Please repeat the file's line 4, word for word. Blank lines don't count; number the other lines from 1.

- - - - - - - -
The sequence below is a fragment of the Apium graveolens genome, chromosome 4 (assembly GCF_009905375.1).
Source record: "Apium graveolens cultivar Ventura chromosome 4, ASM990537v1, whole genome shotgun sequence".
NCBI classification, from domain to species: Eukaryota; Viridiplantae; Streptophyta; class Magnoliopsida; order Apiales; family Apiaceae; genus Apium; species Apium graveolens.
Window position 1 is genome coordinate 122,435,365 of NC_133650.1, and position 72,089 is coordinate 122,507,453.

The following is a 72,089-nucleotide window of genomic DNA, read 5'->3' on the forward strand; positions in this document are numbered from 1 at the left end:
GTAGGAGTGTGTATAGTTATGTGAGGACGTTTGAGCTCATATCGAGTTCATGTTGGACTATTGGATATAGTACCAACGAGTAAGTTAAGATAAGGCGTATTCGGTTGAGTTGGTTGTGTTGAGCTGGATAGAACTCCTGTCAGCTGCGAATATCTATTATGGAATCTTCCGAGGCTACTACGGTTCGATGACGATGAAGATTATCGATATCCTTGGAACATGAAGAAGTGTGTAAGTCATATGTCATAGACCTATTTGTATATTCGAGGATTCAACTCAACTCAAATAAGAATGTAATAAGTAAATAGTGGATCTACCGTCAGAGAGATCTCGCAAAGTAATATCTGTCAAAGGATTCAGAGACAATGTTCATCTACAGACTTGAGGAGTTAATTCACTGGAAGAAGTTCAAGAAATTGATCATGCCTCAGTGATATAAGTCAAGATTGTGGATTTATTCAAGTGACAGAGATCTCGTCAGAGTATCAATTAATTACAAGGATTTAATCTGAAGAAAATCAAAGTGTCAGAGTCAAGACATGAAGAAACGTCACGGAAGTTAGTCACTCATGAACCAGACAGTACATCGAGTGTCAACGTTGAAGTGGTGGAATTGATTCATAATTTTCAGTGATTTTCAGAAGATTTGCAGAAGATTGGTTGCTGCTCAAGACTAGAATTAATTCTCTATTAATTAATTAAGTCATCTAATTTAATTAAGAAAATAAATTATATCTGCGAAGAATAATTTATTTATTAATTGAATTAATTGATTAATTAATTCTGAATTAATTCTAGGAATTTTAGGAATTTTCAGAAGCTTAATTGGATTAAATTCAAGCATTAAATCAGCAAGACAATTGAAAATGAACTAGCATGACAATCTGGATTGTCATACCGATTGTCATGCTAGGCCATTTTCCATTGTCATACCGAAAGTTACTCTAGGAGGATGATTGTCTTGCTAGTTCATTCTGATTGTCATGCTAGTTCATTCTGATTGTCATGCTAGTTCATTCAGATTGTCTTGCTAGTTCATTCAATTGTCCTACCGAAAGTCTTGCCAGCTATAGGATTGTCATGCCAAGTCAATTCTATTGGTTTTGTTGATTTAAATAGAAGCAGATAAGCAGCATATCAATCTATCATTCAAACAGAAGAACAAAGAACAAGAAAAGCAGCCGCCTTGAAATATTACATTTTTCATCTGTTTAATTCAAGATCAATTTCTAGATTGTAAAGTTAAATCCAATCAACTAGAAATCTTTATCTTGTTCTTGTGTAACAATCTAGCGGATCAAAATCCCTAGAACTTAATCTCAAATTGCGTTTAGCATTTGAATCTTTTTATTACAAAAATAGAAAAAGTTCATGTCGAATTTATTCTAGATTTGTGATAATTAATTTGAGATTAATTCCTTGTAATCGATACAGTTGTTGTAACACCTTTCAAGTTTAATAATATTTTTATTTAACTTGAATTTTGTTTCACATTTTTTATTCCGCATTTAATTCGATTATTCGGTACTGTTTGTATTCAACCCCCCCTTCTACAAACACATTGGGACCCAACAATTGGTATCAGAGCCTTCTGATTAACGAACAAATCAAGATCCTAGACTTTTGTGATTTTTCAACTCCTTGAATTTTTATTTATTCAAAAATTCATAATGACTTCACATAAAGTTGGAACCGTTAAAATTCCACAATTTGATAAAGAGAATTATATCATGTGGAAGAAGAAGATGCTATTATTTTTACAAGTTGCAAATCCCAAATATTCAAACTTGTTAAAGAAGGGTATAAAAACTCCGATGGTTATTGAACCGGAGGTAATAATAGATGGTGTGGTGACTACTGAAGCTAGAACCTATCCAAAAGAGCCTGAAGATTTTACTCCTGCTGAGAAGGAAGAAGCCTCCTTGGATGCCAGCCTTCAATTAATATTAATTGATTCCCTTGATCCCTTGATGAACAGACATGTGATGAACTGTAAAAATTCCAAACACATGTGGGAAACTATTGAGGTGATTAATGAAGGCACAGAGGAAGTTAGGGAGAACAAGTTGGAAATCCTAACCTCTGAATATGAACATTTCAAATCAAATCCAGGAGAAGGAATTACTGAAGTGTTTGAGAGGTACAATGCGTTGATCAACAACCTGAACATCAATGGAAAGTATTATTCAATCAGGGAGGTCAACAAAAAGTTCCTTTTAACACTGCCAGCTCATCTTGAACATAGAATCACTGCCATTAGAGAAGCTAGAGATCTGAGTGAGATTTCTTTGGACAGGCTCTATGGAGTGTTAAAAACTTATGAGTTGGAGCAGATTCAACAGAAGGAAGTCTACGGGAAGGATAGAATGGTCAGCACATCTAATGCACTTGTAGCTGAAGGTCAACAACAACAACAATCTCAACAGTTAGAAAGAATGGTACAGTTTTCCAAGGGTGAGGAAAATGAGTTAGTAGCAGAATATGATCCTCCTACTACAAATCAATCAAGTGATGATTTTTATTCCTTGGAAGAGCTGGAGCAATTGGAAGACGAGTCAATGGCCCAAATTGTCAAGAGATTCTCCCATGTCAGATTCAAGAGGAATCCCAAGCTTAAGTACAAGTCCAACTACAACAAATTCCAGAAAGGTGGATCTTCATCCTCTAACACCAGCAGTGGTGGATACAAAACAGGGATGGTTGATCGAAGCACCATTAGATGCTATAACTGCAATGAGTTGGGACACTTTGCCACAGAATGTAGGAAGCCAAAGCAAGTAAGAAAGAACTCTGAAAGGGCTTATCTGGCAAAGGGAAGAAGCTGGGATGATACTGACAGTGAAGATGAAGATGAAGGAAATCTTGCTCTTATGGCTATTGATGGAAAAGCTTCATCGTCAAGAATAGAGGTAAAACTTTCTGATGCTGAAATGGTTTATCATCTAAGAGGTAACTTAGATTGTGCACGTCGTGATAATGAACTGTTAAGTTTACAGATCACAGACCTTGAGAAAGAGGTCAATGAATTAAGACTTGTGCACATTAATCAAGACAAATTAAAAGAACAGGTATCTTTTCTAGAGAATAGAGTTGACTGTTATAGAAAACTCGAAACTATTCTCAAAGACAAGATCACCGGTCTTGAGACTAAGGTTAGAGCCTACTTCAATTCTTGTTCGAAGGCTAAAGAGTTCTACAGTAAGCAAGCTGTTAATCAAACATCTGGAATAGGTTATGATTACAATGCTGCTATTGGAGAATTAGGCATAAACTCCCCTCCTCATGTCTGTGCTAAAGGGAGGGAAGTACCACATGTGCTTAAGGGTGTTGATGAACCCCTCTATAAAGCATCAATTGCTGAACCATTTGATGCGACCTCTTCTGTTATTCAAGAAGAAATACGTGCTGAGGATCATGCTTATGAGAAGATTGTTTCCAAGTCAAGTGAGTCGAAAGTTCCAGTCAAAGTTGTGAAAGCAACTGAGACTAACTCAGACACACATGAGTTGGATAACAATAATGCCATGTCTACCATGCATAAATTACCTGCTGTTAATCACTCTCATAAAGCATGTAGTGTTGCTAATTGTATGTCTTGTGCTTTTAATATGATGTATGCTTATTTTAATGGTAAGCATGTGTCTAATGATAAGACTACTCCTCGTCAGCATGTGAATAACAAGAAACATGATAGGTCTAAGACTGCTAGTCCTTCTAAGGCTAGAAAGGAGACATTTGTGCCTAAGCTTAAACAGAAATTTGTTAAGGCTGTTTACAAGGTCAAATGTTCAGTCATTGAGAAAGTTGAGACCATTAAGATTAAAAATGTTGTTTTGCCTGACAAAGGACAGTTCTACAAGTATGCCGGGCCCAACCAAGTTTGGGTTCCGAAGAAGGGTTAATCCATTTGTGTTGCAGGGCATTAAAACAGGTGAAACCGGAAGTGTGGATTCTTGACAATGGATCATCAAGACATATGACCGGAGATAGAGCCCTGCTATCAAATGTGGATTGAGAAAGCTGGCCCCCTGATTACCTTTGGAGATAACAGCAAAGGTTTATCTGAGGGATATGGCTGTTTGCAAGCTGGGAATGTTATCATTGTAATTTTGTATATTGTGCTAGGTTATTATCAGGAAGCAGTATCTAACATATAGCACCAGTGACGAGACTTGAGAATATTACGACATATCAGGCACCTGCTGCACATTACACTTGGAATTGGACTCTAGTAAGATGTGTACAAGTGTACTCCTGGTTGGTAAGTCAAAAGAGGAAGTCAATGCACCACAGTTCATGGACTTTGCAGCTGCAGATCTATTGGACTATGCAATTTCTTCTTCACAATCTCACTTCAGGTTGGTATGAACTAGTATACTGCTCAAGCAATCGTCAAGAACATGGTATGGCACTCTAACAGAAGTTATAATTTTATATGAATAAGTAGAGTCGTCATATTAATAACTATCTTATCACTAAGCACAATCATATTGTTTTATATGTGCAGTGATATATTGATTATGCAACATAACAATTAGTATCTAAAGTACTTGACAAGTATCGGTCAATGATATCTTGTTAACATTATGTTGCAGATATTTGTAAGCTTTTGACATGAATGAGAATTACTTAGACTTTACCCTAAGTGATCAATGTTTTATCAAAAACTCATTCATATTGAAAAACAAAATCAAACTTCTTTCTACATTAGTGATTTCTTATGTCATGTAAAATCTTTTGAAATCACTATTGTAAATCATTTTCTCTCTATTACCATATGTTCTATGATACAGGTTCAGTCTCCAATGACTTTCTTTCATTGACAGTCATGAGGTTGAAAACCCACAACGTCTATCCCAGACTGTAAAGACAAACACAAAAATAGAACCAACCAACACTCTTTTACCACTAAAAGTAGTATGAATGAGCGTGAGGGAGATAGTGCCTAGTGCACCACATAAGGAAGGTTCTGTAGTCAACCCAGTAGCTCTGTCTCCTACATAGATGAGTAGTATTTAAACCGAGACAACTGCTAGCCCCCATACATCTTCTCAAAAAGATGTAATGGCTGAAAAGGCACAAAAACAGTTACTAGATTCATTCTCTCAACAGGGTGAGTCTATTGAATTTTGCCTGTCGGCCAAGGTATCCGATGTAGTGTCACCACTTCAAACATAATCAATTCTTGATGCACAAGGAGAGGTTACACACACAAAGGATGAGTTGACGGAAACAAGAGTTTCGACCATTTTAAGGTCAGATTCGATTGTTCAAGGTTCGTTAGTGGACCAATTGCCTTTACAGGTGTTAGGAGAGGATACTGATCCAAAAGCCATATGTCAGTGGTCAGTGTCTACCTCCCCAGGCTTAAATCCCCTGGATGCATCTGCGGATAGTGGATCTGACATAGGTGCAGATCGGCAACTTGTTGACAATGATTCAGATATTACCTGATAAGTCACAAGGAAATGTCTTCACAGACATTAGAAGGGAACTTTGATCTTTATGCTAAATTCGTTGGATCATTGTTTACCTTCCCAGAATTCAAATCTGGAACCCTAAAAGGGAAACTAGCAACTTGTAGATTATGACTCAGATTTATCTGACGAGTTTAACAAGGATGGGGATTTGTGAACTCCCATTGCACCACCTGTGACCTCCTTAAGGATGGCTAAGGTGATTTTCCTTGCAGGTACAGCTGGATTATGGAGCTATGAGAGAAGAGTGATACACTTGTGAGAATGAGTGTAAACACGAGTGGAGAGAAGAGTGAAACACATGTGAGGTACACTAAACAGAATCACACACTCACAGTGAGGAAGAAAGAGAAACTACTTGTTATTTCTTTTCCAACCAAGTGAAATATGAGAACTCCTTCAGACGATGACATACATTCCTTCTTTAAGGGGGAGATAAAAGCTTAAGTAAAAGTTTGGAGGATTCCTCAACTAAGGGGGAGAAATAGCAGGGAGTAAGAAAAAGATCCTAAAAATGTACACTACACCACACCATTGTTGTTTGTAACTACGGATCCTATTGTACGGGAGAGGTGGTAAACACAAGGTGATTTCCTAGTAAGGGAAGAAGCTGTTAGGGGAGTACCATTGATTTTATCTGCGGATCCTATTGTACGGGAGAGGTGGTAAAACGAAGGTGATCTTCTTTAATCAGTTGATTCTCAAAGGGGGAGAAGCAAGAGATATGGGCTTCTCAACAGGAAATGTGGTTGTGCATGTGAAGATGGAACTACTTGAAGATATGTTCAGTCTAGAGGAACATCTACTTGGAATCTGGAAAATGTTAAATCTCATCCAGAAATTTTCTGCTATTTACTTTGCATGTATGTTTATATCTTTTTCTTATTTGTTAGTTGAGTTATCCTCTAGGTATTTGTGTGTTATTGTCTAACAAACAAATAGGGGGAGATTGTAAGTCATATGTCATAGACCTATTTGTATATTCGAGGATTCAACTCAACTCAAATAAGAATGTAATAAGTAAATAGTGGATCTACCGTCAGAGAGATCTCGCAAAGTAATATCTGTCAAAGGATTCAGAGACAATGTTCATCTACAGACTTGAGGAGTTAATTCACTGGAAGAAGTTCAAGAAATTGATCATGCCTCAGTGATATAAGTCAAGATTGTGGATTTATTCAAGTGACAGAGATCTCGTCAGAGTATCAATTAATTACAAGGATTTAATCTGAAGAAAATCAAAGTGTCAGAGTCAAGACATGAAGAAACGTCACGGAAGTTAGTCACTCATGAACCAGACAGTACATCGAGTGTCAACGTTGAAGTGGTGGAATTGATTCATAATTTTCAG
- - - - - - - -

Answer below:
Window position 1 is genome coordinate 122,435,365 of NC_133650.1, and position 72,089 is coordinate 122,507,453.